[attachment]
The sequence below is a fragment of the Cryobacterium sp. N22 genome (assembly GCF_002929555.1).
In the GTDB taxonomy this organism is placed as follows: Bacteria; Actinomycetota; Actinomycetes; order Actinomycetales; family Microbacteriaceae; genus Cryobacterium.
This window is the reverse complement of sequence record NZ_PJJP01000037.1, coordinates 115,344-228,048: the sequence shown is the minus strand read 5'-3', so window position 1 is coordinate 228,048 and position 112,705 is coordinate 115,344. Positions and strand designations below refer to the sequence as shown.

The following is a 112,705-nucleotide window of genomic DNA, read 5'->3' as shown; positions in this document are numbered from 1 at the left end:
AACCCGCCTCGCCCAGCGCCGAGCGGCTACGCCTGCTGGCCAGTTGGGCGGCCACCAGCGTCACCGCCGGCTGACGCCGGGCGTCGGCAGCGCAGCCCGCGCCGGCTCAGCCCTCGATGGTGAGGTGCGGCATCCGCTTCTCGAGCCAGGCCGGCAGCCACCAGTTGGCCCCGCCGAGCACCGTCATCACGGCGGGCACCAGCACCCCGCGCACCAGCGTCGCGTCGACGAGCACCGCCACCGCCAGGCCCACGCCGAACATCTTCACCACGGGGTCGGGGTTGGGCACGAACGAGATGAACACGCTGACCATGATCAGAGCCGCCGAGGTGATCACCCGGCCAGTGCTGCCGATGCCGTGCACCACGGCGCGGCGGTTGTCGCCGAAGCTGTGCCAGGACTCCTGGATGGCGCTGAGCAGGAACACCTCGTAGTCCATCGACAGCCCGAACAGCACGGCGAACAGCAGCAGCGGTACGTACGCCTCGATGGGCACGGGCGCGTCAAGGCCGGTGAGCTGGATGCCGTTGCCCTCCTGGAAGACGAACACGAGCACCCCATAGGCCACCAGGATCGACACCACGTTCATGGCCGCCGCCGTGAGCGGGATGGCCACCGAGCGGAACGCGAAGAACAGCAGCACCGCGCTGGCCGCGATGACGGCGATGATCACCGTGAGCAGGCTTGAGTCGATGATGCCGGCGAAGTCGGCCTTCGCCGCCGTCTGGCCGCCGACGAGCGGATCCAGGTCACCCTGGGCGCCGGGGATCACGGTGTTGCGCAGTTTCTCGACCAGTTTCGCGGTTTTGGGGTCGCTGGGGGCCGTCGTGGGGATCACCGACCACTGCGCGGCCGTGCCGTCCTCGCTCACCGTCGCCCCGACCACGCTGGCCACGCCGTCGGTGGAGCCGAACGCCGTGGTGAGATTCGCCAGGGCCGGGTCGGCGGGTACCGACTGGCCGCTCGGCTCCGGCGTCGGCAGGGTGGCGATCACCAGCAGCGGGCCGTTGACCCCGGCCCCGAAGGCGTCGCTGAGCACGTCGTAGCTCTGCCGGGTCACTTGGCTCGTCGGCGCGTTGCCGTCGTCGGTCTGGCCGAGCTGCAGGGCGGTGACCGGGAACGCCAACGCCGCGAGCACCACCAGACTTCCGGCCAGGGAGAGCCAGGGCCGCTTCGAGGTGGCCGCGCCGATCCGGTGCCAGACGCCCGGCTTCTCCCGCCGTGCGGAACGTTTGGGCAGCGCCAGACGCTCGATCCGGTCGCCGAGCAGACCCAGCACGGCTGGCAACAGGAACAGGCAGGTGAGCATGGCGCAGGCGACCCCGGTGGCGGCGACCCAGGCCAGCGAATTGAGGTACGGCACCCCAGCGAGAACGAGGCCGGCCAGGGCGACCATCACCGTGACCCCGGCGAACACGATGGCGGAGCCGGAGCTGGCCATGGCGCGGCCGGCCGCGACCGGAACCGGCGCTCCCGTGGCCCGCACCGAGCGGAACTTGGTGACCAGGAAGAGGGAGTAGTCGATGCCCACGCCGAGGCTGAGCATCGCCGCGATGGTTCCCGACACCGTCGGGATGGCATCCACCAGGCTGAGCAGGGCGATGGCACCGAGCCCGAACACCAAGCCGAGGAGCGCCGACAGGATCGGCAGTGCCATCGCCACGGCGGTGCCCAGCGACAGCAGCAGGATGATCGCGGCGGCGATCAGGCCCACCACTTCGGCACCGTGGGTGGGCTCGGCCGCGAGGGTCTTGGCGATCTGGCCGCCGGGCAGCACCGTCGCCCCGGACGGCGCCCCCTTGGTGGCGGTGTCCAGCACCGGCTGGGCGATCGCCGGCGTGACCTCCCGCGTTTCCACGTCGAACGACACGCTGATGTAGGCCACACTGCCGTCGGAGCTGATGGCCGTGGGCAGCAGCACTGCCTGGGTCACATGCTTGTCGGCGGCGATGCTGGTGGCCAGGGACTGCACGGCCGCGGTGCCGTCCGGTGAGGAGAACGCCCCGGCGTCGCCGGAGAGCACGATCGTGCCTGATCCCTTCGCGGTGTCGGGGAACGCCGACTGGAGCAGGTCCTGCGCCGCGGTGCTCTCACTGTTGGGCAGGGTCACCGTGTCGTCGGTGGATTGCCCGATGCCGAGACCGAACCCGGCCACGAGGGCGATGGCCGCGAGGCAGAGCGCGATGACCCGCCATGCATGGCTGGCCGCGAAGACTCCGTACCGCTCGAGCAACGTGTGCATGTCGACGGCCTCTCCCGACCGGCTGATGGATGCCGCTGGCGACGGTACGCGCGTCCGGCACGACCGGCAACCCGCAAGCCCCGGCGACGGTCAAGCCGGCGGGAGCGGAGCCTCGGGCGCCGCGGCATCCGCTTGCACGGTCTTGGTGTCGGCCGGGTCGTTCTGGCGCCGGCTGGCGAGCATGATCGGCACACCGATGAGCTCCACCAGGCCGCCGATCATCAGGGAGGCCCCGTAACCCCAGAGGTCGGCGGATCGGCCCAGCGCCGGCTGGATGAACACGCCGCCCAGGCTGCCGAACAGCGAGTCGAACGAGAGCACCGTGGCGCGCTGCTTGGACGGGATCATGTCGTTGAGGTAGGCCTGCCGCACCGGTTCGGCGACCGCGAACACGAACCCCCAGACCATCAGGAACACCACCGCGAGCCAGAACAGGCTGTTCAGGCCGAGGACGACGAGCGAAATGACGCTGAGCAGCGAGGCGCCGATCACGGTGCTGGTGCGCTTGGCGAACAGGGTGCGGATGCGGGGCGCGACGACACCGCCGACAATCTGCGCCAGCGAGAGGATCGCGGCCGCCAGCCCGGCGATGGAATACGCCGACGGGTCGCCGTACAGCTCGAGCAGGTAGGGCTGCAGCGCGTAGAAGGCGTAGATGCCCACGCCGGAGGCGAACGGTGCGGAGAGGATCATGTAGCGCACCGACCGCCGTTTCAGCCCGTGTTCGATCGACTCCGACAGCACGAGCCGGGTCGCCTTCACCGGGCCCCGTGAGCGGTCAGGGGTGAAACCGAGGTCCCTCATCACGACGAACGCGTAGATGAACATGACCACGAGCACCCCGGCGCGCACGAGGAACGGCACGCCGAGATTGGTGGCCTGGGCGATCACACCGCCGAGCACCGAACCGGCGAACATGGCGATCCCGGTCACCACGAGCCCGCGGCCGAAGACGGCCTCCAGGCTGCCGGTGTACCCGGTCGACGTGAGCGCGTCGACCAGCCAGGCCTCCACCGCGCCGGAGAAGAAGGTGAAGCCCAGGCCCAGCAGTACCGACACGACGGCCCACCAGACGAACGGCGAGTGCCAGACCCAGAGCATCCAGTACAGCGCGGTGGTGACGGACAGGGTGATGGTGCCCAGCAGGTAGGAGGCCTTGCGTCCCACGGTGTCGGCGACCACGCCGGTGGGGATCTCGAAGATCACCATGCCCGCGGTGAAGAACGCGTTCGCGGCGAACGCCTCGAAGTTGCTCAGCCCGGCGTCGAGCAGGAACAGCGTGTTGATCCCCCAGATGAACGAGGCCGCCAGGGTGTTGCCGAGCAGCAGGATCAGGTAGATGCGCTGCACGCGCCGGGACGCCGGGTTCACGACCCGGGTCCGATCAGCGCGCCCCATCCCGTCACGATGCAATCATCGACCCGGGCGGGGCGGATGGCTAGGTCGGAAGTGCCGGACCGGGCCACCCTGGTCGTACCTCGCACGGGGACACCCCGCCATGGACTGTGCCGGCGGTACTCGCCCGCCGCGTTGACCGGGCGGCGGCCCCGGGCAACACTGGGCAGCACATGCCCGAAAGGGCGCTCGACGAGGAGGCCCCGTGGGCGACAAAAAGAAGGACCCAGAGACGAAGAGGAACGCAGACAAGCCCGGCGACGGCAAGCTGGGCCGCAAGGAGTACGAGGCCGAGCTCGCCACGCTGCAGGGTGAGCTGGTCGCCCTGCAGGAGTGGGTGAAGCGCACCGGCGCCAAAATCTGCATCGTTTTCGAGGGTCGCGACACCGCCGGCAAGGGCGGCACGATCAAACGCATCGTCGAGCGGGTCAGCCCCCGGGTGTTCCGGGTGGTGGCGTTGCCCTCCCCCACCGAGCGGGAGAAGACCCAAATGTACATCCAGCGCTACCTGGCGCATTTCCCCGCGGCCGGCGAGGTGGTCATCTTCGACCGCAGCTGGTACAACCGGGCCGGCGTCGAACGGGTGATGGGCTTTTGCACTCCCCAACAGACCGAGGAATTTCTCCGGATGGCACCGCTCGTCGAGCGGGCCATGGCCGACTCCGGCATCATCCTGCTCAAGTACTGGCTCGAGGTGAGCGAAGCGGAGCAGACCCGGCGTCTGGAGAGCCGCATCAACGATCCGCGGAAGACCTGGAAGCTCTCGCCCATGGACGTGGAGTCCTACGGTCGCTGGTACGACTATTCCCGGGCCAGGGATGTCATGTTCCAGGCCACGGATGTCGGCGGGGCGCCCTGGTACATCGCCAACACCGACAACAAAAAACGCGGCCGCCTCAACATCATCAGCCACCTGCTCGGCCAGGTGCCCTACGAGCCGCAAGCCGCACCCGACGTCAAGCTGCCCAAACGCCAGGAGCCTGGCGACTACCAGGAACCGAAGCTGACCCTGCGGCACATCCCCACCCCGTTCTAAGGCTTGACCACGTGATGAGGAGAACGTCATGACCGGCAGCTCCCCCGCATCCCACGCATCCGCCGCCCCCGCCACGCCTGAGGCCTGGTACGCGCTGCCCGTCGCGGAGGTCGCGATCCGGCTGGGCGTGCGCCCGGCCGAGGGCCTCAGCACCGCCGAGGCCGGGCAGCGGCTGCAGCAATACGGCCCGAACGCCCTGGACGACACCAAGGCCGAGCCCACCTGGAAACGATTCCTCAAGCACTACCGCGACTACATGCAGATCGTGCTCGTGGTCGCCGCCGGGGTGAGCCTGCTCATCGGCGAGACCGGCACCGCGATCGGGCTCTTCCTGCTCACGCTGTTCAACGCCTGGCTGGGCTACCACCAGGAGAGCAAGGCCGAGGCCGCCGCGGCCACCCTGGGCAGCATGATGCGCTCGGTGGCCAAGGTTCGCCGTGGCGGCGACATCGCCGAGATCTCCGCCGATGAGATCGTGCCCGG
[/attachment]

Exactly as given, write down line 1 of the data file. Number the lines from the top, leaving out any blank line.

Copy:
The sequence below is a fragment of the Cryobacterium sp. N22 genome (assembly GCF_002929555.1).